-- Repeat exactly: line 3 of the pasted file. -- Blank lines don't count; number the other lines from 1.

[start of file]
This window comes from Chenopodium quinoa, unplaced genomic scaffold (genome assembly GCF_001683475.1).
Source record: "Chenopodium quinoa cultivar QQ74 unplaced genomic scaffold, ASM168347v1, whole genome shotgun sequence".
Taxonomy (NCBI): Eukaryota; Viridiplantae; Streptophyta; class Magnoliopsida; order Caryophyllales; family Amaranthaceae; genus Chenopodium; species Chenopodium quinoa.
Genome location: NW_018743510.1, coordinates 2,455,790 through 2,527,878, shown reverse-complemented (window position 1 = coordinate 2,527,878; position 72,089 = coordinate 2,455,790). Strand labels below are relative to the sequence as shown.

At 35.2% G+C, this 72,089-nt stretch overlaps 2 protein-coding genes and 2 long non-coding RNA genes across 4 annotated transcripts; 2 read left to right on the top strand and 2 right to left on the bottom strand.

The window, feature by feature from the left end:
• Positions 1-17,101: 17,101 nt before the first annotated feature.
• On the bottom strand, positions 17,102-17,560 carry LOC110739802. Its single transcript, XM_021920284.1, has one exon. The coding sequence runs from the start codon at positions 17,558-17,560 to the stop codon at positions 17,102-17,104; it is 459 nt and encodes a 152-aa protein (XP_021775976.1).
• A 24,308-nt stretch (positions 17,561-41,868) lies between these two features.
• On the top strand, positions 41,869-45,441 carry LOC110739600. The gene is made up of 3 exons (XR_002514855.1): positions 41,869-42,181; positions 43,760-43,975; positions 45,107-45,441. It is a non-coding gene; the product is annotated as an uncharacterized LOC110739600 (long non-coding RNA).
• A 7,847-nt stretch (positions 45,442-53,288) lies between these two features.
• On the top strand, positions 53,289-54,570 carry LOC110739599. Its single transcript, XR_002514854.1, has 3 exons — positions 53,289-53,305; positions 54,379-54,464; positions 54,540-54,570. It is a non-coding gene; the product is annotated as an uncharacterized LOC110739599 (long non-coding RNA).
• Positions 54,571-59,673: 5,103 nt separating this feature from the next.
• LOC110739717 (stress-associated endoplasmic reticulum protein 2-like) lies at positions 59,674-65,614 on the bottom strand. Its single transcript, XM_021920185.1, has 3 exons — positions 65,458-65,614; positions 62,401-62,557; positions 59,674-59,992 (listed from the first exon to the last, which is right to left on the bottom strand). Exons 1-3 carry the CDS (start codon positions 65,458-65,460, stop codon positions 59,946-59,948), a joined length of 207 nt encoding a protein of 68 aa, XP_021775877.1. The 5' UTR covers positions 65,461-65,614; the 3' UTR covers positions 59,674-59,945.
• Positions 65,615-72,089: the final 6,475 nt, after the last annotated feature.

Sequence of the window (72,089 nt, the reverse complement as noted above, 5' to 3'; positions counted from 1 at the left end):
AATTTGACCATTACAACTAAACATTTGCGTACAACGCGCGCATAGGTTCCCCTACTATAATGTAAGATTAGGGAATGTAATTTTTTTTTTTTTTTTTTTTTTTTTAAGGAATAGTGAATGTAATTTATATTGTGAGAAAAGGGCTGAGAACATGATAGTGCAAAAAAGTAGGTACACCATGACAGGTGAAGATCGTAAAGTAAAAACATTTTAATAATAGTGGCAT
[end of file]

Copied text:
Taxonomy (NCBI): Eukaryota; Viridiplantae; Streptophyta; class Magnoliopsida; order Caryophyllales; family Amaranthaceae; genus Chenopodium; species Chenopodium quinoa.